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What Is an Establishing Shot?
In filmmaking and television, an establishing shot lets the audience know the setting for the scene they’re about to watch. Setting includes place and often time—both time of day and potentially time in history. (Are there horses and buggies rolling around the streets? Or are there spaceships flying around in the background?)
What’s the Difference Between an Establishing Shot and a Master Shot?
A master shot is a single shot, captured from a single position without moving, that encompasses the action of a scene from start to finish. It serves as a backup that the editor can go back to in case other footage didn’t capture all of the necessary shots and angles.
The big difference between an establishing shot and a master shot is the length. An establishing shot usually only lasts a few seconds, but a master shot can last a few minutes. As such, a master shot can be cut down and used as an establishing shot, but an establishing shot cannot be used as a master shot.
How Are Establishing Shots Different From Other Shots in a Movie?
Technically speaking, an establishing shot is usually a wide shot (also called a long shot), an extreme long shot, or an aerial shot that shows a lot of the setting for context. Establishing shots are unlike other shots in a movie for a few different reasons:
- Establishing shots are usually only a few seconds long. Establishing shots set the stage for what’s about to happen. Thus, they don’t need to be longer than a few seconds.
- Establishing shots usually don’t include the characters. Most establishing shots focus on the setting in which the action takes place, not the characters.
- Establishing shots don’t include dialogue. Instead, they have accompanying music or sound effects.
- Establishing shots don’t evoke a lot of emotion. They might set up what emotion or mood the audience is about to see, but they’re more functional than emotionally expressive.
- Establishing shots might be stock footage. If a shot list calls for a basic establishing shot of contemporary Los Angeles, rather than tasking the crew with capturing aerial or skyline footage, stock footage could suffice.
What Purpose Do Establishing Shots Serve?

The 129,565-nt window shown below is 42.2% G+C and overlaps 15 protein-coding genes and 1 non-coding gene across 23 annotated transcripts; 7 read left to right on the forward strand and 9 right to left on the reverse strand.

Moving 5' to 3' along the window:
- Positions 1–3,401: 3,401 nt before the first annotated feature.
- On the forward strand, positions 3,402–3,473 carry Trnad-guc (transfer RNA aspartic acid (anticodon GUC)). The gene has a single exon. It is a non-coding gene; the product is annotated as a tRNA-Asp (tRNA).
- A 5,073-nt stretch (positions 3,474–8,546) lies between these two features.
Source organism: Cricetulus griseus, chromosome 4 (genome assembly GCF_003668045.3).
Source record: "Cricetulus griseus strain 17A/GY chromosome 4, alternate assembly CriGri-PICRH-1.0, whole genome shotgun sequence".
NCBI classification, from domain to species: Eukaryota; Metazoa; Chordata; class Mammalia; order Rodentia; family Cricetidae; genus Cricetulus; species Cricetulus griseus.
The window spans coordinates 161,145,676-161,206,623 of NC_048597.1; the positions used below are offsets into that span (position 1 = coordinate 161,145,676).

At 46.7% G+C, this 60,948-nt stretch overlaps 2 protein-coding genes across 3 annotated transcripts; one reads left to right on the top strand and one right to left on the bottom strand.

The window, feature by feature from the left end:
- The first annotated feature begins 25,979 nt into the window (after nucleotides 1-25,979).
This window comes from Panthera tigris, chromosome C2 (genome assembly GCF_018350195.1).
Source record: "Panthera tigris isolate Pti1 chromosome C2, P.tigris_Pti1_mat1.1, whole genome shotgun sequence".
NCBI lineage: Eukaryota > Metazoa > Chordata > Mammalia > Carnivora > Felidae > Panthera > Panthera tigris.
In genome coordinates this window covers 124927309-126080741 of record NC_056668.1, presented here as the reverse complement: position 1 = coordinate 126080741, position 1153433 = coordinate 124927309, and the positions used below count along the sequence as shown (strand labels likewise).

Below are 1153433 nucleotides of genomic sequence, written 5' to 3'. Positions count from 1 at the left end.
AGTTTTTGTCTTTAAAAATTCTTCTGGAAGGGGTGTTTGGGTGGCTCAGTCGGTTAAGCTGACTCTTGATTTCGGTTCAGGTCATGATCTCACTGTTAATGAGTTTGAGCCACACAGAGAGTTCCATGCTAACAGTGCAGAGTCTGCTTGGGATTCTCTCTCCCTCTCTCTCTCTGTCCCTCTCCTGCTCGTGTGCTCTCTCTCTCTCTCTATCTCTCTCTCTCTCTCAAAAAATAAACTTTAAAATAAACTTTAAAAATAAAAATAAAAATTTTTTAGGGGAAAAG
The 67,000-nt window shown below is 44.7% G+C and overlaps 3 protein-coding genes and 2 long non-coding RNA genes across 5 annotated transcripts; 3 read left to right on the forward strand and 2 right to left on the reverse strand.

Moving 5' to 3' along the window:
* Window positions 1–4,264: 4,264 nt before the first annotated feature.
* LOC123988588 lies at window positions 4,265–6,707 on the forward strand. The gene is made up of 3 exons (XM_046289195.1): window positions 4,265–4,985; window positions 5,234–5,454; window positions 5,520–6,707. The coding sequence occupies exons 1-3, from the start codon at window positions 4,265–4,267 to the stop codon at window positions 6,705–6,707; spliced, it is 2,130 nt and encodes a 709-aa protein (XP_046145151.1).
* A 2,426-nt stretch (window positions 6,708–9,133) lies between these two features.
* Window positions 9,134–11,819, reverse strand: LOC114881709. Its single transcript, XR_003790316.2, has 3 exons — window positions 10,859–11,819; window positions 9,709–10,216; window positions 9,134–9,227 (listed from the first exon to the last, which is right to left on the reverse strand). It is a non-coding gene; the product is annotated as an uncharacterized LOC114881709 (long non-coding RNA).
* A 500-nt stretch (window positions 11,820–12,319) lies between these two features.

Establishing shots can serve multiple purposes in a film, and there’s no one “right” way to shoot them. Most establishing shots help a director achieve one or several of the following:
- Transition to a new scene: An establishing shot sends a clear message that a new scene is starting.
- Reveal or clarify the scene’s location: Showing a recognizable landmark tells the audience where the story or the next scene is set. For example, the Empire State Building indicates the next scene takes place in New York City, or Big Ben indicates that it takes place in London. Establishing shots are especially helpful if the story jumps around from city to city.
- Ground the scene in time: Most establishing shots include a specific time of day. For example, a shot of the sun rising at the beach tells the audience that the next scene takes place on or near the ocean early in the morning.
- Give supporting details: Use of an establishing shot can also give the audience supporting details they might not have known about a setting otherwise. For example, in the Star Wars films, establishing shots reveal what different planets look like, what futuristic cities look like, and the different aircraft on which people travel through space.
- Underscore elements of the story. Establishing shots can be helpful if the details of the time or place are important to the story. In a movie about a star athlete, a training scene introduced by an establishing shot of the sun rise helps convey that the main character is committed to their training.
- Introduce a concept: An establishing shot can also introduce a concept or overall theme. For example, an opening shot of ballerinas pirouetting in a dance studio establishes a ballet theme.
Establishing shots are not always necessary, but when used well, they can help the filmmaker tell a more complete and coherent story.
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